Urban walkability: Detroit’s to rise, Cleveland’s and Chicago’s to drop

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Image: Foot Traffic Ahead: Ranking Walkable Urbanism in America's Largest Metros

Image: Foot Traffic Ahead: Ranking Walkable Urbanism in America’s Largest Metros

Despite recent economic challenges, Detroit’s future as a walkable city is promising, according to a recent study by George Washington University.

Significant improvement is expected due to the investment in 40 office, retail, and residential structures by Quicken Loans, according to the study by Chris Leinberger and Patrick Lynch at the university’s school of business. Also, Detroit’s suburbs of Ann Arbor, Ferndale, Royal Oak, and Birmingham are making strides in walkable urbanism.

A WalkUP is the researchers’ shorthand for a metropolitan city with a high density of commercial real estate and office space. That gives people easier access to businesses and housing by rail, bus, bikes and on foot. The researchers ranked 30 of the largest metropolitan areas in the U.S. in terms of WalkUP. While Detroit came in at 22, they project its rank to improve to 8 by 2025.

Leinberger, the president of LOCUS, a real estate coalition that advocates walkable urbanism, believes the concept is the next step toward a sustainable economy.

“It is where the knowledge economy wants to learn and do business,” he said. “That’s important for Michigan because we often hear about the industrial economy. However, the current economic age is driven by a knowledge’ economy.

“What’s next is the experienced economy. Workers and businesses want to be in walkable urban places.”

Leinberger, a professor at George Washington University, also chairs The Center for Real Estate and Urban Analysis.

Only three cities adjacent to the Great Lakes were ranked. Cleveland came in at 10 and Chicago was 5 in terms of ranking for WalkUPs.

High-ranking WalkUP cities must contain 1.4 million square feet or more of office space and 340,000 square feet or more of retail space. They must have a “walk score” value at 70 percent. Walk Score is a measure created by the Brookings Institute to indicate the percentage of acreage within the city that is walkable.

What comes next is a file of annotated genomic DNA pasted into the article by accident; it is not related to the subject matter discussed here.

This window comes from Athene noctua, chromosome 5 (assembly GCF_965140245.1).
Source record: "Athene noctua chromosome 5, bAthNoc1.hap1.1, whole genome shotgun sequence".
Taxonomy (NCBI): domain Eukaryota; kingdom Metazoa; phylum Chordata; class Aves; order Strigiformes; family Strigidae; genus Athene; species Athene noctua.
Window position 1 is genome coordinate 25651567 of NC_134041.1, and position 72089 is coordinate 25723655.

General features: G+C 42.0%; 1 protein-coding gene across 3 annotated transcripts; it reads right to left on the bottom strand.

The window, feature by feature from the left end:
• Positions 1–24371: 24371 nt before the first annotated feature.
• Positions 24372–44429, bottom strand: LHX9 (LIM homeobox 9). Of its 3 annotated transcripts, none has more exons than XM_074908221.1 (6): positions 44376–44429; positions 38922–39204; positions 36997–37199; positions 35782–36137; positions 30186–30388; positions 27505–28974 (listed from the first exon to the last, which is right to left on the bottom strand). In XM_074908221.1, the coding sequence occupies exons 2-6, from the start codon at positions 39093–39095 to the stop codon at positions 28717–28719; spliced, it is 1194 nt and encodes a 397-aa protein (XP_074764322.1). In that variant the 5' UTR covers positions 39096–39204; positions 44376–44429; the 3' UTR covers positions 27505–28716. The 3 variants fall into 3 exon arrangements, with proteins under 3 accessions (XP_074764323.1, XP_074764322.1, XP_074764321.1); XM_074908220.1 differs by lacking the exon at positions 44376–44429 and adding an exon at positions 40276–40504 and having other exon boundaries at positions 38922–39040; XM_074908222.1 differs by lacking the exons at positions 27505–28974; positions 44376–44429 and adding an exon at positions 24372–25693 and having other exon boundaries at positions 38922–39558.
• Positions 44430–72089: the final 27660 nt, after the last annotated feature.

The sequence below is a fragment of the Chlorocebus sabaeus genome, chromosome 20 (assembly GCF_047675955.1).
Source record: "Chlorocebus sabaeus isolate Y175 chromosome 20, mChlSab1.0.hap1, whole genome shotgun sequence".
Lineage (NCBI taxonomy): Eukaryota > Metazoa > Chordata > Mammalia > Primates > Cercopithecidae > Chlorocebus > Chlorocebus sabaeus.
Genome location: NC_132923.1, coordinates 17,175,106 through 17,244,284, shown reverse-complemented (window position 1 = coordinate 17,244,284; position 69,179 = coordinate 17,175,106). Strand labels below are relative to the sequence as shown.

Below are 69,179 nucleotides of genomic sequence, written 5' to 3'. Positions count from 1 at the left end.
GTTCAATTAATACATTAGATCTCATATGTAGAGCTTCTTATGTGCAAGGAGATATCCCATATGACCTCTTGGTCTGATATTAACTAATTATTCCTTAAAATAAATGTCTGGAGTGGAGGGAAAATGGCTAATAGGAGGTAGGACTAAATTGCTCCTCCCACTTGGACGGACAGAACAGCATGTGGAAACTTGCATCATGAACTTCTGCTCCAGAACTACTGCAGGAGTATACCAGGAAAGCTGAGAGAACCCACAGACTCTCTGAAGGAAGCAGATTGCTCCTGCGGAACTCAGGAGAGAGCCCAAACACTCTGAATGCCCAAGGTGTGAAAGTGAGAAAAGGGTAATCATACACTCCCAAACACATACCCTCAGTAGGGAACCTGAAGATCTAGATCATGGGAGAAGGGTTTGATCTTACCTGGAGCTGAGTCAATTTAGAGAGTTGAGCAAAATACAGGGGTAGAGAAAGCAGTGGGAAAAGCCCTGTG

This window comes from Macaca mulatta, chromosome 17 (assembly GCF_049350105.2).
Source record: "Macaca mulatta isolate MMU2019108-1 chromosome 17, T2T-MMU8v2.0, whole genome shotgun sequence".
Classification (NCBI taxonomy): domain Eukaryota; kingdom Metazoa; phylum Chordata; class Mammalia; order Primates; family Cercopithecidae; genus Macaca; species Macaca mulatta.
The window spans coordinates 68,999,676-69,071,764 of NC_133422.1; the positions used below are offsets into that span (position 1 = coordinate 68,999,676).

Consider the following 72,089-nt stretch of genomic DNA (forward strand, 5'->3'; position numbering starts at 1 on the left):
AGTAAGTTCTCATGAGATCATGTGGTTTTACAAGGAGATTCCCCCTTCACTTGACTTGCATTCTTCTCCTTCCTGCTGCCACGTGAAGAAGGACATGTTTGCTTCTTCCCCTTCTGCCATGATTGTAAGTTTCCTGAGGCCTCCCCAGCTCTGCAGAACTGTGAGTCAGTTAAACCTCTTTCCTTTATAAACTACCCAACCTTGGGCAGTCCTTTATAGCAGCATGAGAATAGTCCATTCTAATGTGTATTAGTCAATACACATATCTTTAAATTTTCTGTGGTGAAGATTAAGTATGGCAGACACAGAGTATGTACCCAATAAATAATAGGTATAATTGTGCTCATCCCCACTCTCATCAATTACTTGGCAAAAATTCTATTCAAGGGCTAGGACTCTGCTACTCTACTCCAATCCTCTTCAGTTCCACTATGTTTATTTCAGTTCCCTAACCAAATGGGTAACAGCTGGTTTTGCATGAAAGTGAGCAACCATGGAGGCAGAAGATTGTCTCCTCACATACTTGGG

Leinberger predicts Detroit will climb into the top 10 due to a recent spike in its market share calculated by Fair Share Index. Fair Share Index measures the rate at which rentable space is filled over a period of time compared to WalkUP market share.

“In Detroit, walkable urban market share in recent years since 2010 [office space only] is growing 77 percent faster than the market as a whole,” said Leinberger. “This is a great signal that Detroit has turned the corner on sprawl.”

The education of residents and the gross domestic product per capita correlates with higher walkable rankings, the researchers said.

Cities that are more walkable have at least 40 percent of the population over age 25 with a bachelor’s degree and the gross domestic product per capita averages $60,400.

Development of the central cities, as well as the suburbs, will determine the expansion of WalkUPs, the researchers said. Washington D.C., New York City, Boston, San Francisco and Chicago ranked as the top 5 WalkUPs because local government support was available and real estate developers advocated walkable urban development.

The trend isn’t all positive. Chicago is predicted to fall to 15 because the 388 jurisdictions that control land use favor drivable suburban development, the researchers said. Cleveland is predicted to fall to 24.

Walkable urbanism not only pushes the economy forward, it also reduces greenhouse gas emissions by minimizing vehicle usage, Leinberger said. He believes this is the solution to environmental sustainability in America.

“It’s the number one way we can address climate change,” he said. “Seventy-five percent of greenhouse gas emission comes from transportation. If you move households from the suburbs to the city, you reduce greenhouse gas emissions by 50 to 80 percent.”

By eliminating sprawl and migrating toward a concentrated society, each city has the potential to be economically and environmentally sound, he said.

Information about walkable urbanism, LOCUS, programs and the other coalitions involved with community design is here.

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